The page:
Endogenous lipid chemoattractants and extracellular matrix proteins involved in development of Myxococcus xanthus
Curtis, Patrick David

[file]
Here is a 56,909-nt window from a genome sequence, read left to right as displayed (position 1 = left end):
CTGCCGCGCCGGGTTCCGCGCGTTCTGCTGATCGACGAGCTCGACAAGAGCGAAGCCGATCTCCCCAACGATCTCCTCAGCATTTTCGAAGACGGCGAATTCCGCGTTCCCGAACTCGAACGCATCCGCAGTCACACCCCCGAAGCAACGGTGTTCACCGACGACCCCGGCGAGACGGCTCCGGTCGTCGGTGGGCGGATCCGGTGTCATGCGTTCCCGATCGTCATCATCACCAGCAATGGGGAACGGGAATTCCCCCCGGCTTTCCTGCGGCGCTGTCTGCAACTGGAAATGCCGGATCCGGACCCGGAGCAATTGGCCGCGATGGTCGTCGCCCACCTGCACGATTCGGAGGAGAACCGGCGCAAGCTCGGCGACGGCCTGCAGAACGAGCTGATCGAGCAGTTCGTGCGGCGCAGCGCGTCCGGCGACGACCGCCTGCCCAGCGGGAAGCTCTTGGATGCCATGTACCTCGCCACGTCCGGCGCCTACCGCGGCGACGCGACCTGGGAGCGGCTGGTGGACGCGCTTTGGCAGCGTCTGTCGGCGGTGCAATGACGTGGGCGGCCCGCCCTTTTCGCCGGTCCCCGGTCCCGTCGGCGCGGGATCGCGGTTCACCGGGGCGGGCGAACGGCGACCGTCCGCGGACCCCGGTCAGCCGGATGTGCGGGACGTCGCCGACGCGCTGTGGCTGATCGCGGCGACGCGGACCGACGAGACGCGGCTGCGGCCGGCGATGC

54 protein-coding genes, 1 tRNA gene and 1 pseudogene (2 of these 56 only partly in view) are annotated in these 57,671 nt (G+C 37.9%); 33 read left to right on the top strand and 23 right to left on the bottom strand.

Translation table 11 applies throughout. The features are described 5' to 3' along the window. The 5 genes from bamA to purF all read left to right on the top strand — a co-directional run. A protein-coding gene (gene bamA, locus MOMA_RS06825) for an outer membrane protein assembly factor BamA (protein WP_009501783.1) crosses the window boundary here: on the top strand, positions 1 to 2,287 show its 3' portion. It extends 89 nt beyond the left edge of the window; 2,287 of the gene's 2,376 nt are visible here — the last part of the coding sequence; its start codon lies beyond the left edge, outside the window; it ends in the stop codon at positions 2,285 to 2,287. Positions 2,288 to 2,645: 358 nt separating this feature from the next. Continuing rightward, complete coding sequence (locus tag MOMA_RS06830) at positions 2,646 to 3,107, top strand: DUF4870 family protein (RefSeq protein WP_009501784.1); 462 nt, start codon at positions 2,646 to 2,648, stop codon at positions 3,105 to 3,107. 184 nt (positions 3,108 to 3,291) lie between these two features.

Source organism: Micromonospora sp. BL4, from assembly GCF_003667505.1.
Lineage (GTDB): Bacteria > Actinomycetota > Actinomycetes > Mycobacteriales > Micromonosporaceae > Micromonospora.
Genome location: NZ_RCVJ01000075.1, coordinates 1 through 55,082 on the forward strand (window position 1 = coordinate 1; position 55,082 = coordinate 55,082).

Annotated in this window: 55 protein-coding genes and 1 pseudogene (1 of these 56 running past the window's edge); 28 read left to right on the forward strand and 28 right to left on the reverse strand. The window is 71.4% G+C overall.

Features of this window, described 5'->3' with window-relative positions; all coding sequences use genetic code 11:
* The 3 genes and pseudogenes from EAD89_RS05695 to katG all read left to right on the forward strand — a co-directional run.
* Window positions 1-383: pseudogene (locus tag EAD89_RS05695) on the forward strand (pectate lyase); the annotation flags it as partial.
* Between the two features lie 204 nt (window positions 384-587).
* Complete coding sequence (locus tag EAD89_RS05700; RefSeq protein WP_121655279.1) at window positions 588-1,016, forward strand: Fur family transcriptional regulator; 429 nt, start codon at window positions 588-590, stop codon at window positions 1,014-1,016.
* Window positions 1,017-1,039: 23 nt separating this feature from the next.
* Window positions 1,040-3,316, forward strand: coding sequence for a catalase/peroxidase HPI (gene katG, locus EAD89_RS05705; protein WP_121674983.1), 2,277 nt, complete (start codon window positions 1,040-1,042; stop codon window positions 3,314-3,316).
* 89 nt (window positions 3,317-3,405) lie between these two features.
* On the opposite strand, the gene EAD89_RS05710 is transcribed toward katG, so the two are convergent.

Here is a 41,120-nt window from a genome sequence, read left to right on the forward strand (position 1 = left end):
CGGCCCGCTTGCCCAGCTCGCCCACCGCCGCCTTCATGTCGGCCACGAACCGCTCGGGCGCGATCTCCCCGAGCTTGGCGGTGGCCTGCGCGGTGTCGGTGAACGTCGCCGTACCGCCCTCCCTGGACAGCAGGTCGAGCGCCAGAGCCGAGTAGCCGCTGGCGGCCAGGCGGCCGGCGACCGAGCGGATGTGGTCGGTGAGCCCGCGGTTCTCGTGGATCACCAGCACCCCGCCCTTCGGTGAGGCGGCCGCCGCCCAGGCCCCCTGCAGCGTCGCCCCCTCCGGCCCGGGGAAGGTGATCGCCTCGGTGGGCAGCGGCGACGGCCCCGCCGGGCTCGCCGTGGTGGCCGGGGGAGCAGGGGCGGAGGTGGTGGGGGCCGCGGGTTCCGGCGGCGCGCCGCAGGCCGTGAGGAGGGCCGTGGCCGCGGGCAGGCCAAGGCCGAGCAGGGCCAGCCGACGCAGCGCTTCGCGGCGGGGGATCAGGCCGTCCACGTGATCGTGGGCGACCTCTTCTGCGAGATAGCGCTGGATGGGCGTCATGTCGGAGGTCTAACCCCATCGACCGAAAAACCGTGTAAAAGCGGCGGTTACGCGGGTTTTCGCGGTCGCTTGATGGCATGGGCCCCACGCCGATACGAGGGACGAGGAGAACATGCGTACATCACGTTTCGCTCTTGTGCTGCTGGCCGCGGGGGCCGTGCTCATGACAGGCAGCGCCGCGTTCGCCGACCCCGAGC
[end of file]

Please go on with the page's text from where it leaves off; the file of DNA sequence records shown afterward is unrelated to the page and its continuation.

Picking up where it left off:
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The soil bacterium Myxococcus xanthus is a model organism to study multicellular development and biofilm formation. When starved, swarms of M. xanthus cells aggregate into a multicellular architecture called a fruiting body, wherein cells differentiate into metabolically dormant myxospores. Fruiting body formation requires directed cell movement and production of an extracellular matrix (ECM) to facilitate cell-contact dependent motility (Social motility), and biofilm formation. M. xanthus displays chemotaxis towards phospholipids derived from its membrane containing the rare fatty acid 16:1ω5c. This study demonstrates that 16:1ω5c is primarily found at the sn-1 position within the major membrane phospholipid, phosphatidylethanolamine (PE), which is contrary to the established dogma of fatty acid localization in Gram-negative bacteria. Additionally, 16:1ω5c at the sn-1 position stimulates chemotaxis stronger than 16:1ω5c located at the sn-2 position. These results suggest that the endogenous lipid chemoattractants may serve as a self-recognition system. Chemotaxis towards a self-recognition marker could facilitate movement of cells into aggregation centers. Lipid chemotaxis is dependent on the ECM-associated zinc metalloprotease FibA, suggesting that the ECM may harbor protein components of extracellular signaling pathways. Protein components of prokaryotic biofilms are largely unexplored. Twenty one putative ECM-associated proteins were identified, including FibA. Many are novel proteins. A large portion of the putative ECM proteins have lipoprotein secretion signals, unusual for extracellular proteins. An MXAN4860 pilA mutant displays a 24 hour delay in fruiting body formation and sporulation compared to the pilA parent, indicating that MXAN4860 functions in the FibA-mediated developmental pathway previously described. The ECM provides the main connective network between cells in fruiting bodies and biofilms, and the proteins identified here may be components of novel signaling pathways controlling communal cellular behavior.